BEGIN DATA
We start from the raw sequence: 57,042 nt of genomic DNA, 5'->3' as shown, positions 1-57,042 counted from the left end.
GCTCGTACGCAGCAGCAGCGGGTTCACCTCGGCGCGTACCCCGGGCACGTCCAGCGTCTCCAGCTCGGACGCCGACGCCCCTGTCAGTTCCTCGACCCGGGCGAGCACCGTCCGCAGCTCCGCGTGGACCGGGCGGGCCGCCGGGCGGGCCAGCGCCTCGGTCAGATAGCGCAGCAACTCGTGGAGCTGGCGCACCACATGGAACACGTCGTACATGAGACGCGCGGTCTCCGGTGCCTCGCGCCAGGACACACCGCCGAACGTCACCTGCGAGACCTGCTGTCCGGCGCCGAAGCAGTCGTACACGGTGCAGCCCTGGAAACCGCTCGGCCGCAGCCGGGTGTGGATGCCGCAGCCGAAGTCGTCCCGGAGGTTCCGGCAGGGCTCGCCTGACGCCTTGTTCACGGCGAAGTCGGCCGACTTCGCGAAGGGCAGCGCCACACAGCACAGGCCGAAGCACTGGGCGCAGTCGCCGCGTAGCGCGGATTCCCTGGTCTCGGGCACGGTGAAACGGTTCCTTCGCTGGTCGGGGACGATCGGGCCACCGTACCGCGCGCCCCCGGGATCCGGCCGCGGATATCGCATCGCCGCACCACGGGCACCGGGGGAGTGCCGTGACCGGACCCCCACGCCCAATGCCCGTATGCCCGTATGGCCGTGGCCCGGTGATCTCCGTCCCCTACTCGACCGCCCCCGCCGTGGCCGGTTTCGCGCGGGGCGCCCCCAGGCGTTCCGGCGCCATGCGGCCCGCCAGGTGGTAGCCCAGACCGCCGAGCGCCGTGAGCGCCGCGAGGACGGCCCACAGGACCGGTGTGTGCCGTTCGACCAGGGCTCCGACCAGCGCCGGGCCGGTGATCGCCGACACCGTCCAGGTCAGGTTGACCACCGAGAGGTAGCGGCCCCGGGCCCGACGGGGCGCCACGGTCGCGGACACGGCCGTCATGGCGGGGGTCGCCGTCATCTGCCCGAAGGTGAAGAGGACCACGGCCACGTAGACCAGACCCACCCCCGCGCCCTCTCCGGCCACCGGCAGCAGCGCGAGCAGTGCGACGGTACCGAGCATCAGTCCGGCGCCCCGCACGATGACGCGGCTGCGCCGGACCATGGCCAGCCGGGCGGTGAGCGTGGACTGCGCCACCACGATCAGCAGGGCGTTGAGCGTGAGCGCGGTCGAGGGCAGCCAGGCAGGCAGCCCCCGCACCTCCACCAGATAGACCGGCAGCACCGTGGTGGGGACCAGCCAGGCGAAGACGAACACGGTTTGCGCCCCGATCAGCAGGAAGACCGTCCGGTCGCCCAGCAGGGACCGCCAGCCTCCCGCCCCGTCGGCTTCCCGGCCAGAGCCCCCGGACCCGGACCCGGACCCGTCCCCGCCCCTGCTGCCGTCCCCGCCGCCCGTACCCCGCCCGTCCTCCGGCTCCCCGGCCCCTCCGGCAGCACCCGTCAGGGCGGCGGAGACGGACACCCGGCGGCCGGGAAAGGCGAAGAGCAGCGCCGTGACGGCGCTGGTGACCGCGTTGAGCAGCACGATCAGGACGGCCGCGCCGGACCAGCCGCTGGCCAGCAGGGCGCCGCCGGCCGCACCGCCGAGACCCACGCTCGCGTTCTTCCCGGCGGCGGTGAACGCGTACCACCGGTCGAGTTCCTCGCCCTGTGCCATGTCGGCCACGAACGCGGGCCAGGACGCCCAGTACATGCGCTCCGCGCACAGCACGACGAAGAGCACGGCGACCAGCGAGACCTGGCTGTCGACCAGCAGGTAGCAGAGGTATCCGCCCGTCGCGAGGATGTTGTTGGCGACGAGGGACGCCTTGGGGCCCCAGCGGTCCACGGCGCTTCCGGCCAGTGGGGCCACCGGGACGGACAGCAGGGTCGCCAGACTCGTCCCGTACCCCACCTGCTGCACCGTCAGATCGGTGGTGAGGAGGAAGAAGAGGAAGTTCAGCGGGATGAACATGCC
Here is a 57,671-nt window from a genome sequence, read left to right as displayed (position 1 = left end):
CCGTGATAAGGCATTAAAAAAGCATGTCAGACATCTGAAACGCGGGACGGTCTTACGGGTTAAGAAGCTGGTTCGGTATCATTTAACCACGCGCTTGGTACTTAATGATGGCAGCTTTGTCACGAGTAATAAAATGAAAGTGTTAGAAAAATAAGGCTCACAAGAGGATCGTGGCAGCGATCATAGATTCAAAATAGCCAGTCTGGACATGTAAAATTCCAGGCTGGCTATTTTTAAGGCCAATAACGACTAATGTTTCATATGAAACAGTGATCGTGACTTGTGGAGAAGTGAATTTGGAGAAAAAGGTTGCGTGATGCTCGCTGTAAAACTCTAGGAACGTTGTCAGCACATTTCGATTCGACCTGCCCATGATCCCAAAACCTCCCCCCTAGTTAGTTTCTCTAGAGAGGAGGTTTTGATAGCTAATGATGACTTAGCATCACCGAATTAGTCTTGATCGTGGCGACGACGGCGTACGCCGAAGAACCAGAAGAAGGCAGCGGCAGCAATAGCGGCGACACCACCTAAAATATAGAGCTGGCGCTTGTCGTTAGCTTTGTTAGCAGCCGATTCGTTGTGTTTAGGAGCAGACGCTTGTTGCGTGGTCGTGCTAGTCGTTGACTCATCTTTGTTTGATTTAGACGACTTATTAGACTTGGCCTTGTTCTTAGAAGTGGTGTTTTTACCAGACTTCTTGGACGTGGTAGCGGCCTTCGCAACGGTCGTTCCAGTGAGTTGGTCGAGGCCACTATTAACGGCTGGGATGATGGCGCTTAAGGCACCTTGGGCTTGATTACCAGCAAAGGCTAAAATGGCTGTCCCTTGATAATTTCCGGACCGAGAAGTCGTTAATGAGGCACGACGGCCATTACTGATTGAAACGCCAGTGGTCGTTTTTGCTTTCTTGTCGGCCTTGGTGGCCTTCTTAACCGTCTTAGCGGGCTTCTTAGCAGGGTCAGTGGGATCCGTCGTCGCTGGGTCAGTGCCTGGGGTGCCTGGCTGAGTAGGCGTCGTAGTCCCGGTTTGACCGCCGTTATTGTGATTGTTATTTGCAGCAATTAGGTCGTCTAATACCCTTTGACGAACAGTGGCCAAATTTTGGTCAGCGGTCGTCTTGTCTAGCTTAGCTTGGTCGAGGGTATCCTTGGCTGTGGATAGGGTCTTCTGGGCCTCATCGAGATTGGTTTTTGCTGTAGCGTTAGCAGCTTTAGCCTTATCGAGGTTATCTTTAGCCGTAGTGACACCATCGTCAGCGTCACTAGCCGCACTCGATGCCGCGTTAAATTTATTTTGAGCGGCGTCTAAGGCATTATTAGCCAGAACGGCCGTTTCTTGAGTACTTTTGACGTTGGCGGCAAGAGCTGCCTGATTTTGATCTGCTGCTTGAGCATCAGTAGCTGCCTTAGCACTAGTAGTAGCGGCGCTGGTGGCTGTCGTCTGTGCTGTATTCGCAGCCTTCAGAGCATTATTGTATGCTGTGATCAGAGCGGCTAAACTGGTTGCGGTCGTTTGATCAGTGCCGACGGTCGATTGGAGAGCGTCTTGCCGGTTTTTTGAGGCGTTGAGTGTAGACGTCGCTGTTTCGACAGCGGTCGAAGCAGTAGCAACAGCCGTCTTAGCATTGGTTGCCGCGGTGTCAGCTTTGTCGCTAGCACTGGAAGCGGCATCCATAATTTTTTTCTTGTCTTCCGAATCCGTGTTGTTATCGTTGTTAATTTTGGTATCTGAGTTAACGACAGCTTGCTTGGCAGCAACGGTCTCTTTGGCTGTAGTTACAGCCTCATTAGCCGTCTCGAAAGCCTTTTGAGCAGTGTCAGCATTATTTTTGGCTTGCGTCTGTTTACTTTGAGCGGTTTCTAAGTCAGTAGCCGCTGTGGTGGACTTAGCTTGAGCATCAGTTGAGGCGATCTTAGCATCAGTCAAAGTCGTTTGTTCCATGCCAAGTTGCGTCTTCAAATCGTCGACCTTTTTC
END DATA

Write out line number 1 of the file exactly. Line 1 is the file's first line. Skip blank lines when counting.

We start from the raw sequence: 57,042 nt of genomic DNA, 5'->3' as shown, positions 1-57,042 counted from the left end.